Death of ‘no-frills’ unionist patriarch


Former Ulster Unionist leader Jim Molyneaux died on Monday at the age of 94. A deeply conservative Orangeman, he led the party from 1979 until 1995.

Although notorious in the north of Ireland for his implacable intransigence against political change, he was deceptively mild-mannered and even lauded in Britain and the 26 Counties as a relative unionist moderate.

Although sometimes eclipsed by the more openly aggressive personality of former DUP Ian Paisley, Molyneaux remained the leader of the north’s largest unionist party until he quit at the age of 74. Like Mr Paisley, he was prepared to endorse illegal acts in certain circumstances, but preferred to act within the law.

He was “appalled” by the 1972 decision to abolish Stormont and impose direct rule from London, and a few years later proposed the restoration of Stormont’s powers. He also attacked as a “monstrosity” Thatcher’s Anglo-Irish inter-governmental council of 1981.

He was at his most vitriolic in his opposition to the 1985 Anglo Irish Agreement. As a protest against the agreement, he and 14 other Unionists resigned from the Commons and fought by-elections. He and all but one other recaptured their seats.

Mr Molyneaux criticised Nobel Prize Winner John Hume, the former SDLP leader, for “grubbing around the backstreets of Belfast” to meet Sinn Fein leader Gerry Adams, and infamously described the Provisional IRA ceasefire of 1994 as “the most destabilising event since partition”.

He contemptuously dismissed peace process ‘initiatives’ and ‘high-wire acts’. He said he preferred to see “a people at ease with each other in an Ulster at ease with itself”.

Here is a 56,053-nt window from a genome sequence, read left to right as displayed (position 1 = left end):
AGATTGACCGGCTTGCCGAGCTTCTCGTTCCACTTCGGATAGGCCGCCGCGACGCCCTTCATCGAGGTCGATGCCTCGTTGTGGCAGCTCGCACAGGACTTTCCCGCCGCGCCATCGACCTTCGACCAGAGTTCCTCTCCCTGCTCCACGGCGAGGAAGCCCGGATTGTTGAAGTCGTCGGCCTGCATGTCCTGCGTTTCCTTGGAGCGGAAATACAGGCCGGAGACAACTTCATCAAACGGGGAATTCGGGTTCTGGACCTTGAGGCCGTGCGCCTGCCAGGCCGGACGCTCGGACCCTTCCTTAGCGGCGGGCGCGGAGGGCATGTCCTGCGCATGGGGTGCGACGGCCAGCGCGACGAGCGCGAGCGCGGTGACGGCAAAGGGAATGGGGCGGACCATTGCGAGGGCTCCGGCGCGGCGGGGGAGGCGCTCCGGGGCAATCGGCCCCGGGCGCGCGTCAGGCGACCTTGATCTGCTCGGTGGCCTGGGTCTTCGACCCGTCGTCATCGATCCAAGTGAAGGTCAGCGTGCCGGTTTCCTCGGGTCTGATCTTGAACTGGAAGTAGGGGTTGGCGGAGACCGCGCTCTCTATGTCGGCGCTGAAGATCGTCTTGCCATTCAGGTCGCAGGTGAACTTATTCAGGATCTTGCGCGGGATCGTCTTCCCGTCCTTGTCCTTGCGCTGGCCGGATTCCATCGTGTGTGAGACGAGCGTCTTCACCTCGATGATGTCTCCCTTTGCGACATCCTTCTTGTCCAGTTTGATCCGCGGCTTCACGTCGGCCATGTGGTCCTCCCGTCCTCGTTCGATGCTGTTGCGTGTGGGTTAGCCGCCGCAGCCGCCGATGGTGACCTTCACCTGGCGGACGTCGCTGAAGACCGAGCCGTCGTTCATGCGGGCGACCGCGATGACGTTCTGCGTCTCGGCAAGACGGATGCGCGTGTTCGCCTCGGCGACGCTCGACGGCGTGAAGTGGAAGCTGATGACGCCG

Although displaced by UUP leader by David Trimble as political negotiations intensified in 1995, Molyneaux continued to denounce the idea of sharing power with nationalists as an unnatural and abnormal idea.

He continued into his eighties to support Trimble’s internal enemies. When the DUP overtook the Ulster Unionists in the assembly elections of November 2003, Molyneaux supported calls for Trimble’s resignation.

He was knighted in 1996 and became a life peer in 1997, taking the title ‘Lord’, later ‘Baron’ Molyneaux of Killead, his County Antrim birthplace. He also ascended to become “Imperial Grand Master” of the Orange Order and “Sovereign Grand Master” of its Royal Black Preceptory.

Current UUP leader Mike Nesbitt described Molyneaux as “one of the greatest” unionists.

“He was no showman, but a man of immense guile, playing the game of political chess, ignoring the cheap headlines to focus on strategic outcomes,” he said.

Ulster Unionist Party chairman Reg Empey said: “Affectionately known to his senior colleagues as ‘the wee man’... Jim was always a no-frills politician.”

The 26 County foreign affairs minister, Charlie Flanagan, said Lord Molyneaux “resolutely led the party during some of the most difficult days of the Troubles”.

Sinn Fein leader Gerry Adams said: “We had obvious and strong political differences but this is a sad time for Mr Molyneaux’s family and friends and I wish to extend on my own behalf and that of Sinn Fein our condolences and sympathy to them.”

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